by editor | 31st December 2010 10:22 am
President Abdullah Gül, who was in the southeastern province of Diyarbak?r, where his visit was expected to calm tension over recent autonomy and bilingualism discussions, said yesterday that the official language of Turkey is Turkish, in what was the president’s first remark about the use of Kurdish in official institutions.
Gül’s visit comes at a time of nationwide discussions on autonomy and bilingualism after the Democratic Society Congress (DTK) about two weeks ago outlined their solution in a project for democratic autonomy, envisaging Kurdish as a second official language, a separate flag and a Marxist-style model for Kurdish society.
This was met with ire by most politicians and certainly by the National Security Council (MGK) on Wednesday, which said in its declaration following the meeting that there would be no change in Turkey’s understanding of “one state and one language.” As the MGK chairman, President Gül also signed the declaration. Gül was greeted yesterday at the airport by an enthusiastic crowd of residents and the city’s pro-Kurdish Peace and Democracy Party (BDP) Mayor Osman Baydemir. He paid his first visit to the mayor’s office, where Baydemir presented him with a Kurdish-Turkish dictionary.
“I will gladly accept this dictionary. Certainly, this is a sociological reality of this area,” he said. However, Gül also said that the issue of bilingualism has been a hot topic lately, adding that he would take the opportunity to put it in the right context. “The official language of the Republic of Turkey is Turkish, and it will continue to remain so. The language of public agencies is also Turkish. It is our common language, but it is also a fact that among the citizens of the Republic of Turkey we have people and regions who speak different languages. We have Arabic speakers in other areas just as you have Kurdish speakers here. There are languages spoken by our non-Muslim citizens, whose numbers are dwindling. All of these languages are ours, they belong to us all.”
Also, reports said that during his flight to the city, in response to a question as to whether he would say anything in Kurdish, Gül said, “How can I say anything in Kurdish? I don’t speak Kurdish.” Reporters on the plane also said that Gül read a book written by Kurdish intellectual Bejan Matur during the flight.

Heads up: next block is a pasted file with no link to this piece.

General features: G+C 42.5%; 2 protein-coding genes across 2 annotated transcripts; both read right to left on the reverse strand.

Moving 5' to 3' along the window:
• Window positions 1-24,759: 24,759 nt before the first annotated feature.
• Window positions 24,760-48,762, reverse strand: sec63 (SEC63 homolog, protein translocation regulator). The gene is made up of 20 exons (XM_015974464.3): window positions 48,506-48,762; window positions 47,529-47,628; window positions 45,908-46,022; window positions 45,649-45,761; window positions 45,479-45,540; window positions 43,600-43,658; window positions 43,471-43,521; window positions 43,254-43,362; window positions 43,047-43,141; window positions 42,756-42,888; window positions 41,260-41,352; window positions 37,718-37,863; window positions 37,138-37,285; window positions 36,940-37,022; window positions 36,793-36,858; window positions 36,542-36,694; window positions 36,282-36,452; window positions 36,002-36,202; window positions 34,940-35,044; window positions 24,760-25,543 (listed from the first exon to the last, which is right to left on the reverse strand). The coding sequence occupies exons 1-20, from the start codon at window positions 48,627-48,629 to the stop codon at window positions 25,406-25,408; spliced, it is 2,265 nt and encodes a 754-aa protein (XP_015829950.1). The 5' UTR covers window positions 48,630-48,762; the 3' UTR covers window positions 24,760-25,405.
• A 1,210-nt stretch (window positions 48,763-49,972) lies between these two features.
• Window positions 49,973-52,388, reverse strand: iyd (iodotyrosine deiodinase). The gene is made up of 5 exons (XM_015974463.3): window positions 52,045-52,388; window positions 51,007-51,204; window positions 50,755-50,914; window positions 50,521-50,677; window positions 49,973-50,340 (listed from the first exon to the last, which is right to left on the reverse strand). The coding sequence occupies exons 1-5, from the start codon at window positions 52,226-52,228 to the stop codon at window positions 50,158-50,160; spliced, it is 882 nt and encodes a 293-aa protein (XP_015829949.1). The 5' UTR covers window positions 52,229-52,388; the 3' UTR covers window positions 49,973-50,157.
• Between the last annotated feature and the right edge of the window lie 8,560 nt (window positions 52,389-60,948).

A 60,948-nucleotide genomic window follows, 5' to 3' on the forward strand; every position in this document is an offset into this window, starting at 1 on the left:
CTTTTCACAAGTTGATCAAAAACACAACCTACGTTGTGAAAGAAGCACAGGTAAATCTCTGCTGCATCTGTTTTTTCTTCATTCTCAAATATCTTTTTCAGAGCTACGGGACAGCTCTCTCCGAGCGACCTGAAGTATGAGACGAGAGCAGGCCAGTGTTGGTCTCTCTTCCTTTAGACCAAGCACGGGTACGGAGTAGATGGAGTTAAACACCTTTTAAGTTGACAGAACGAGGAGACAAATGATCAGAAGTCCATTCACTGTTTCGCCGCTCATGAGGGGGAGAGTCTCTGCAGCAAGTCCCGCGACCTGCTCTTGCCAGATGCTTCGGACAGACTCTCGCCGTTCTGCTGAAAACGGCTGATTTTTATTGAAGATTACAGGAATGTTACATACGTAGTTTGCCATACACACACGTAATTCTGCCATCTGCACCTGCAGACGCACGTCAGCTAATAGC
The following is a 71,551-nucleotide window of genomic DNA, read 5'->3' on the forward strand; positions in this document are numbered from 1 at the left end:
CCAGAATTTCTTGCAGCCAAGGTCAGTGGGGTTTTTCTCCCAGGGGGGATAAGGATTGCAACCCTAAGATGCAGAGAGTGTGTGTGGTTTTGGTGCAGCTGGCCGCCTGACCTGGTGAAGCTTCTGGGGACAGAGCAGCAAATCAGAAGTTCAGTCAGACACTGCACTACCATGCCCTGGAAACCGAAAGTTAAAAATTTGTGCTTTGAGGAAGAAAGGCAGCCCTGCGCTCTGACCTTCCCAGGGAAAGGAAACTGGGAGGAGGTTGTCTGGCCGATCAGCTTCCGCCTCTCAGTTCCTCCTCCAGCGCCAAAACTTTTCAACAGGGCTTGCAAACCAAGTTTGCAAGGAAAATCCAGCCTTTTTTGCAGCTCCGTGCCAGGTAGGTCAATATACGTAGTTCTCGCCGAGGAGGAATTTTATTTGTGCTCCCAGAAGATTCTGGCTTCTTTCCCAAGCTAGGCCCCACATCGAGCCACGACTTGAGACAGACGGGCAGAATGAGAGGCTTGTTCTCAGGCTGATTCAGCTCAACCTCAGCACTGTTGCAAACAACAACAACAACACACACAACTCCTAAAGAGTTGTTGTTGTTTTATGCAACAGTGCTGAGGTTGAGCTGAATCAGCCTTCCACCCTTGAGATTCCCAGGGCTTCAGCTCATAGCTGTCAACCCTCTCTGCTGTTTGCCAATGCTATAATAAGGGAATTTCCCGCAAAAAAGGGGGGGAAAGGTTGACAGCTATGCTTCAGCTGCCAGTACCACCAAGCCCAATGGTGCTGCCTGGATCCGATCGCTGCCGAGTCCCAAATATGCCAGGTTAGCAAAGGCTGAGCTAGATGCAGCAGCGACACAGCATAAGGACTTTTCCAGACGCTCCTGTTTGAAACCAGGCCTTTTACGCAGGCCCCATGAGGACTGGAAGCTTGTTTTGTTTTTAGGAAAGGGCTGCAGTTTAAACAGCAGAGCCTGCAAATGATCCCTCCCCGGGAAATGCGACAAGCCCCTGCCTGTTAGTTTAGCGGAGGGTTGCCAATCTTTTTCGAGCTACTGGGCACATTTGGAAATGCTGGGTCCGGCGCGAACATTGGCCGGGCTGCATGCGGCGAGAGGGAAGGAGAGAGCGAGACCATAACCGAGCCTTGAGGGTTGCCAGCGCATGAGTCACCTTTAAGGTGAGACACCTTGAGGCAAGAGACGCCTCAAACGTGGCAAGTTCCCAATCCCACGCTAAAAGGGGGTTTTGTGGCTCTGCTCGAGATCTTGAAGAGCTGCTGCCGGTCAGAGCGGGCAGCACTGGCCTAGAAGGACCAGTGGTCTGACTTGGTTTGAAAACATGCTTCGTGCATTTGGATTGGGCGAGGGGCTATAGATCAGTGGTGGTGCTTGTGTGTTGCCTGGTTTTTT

He said it is a constitutional obligation to protect the nation’s cultural heritage, and in that vein the country’s administrators had to view cultural differences as part of the nation’s wealth.
Gül was accompanied by Agriculture Minister Mehdi Eker and the Presidential Secretary-General Mustafa ?sen. He also visited the governor’s office and the regional garrison command during the visit. He then visited the Diyarbak?r Organized Industrial Zone in the evening and attended a dinner given in his honor by the Dicle University Rector’s Office.
Large crowds greeted the president at the airport, where he watched a folklore performance by the students of a local school. Later, he and the young dancers posed for a group photograph. He also chatted with some of the residents who had gathered outside the airport to welcome him. Gül stayed at a local hotel, making him the first president to not opt for a military guesthouse during a visit to Diyarbak?r.
Mayor Baydemir also shared his opinion about the problems of the city and the Kurdish question. He said violence in the past 30 years and the associated migration from the city greatly damaged Diyarbak?r. He also asked for the president’s help in building an access road around the city and an international airport.
Baydemir stated that the Kurdish question remained Turkey’s biggest problem, saying: “Seeing it as just a security problem does not yield any results. We can summarize what we have experienced to date as a cycle of ‘uprisings and suppressions.’ However, the essence of the problem is about the deprivation of rights that come from being humans and people. Turkey’s Kurdish problem, as such, is a constitutional and governance problem. The solution is possible with democratization, a new Constitution and strong local governments.” The BDP Diyarbak?r Deputy, who was in Ankara yesterday, also said he hoped Gül’s visit would ease the tension that flared up because of the MGK declaration.”
Journalists insisted that he give a “message” but Gül refused, saying he will have many opportunities to share his remarks with the public during his visit. Many residents gathered outside the Governor’s Office chanting “Diyarbak?r is proud of you,” to which the president replied by waving back at the crowd.
During his visit to Diyarbak?r Governor Mustafa Toprak’s office, Gül was given two paintings depicting historical landmarks in the city. In his speech there, the president noted that this was his second visit to Diyarbak?r, recalling that his first was in 2007 as part of a general and brief tour to some provinces of the East and Southeast. He said he had wanted to make this trip for a long time. “It is indeed a great pleasure for me to be here for a second time,” he said.
He also noted in his speech that he was very pleased by the treatment he received from the city’s welcoming residents and thanked them for their display of love and support. Gül’s visit will last two days. His program today includes visits to the city’s historical sites. Earlier reports also said he was going to appear on the Kurdish language state channel TRT-6. Presidential sources said whether he will attend the program was still a decision under review.
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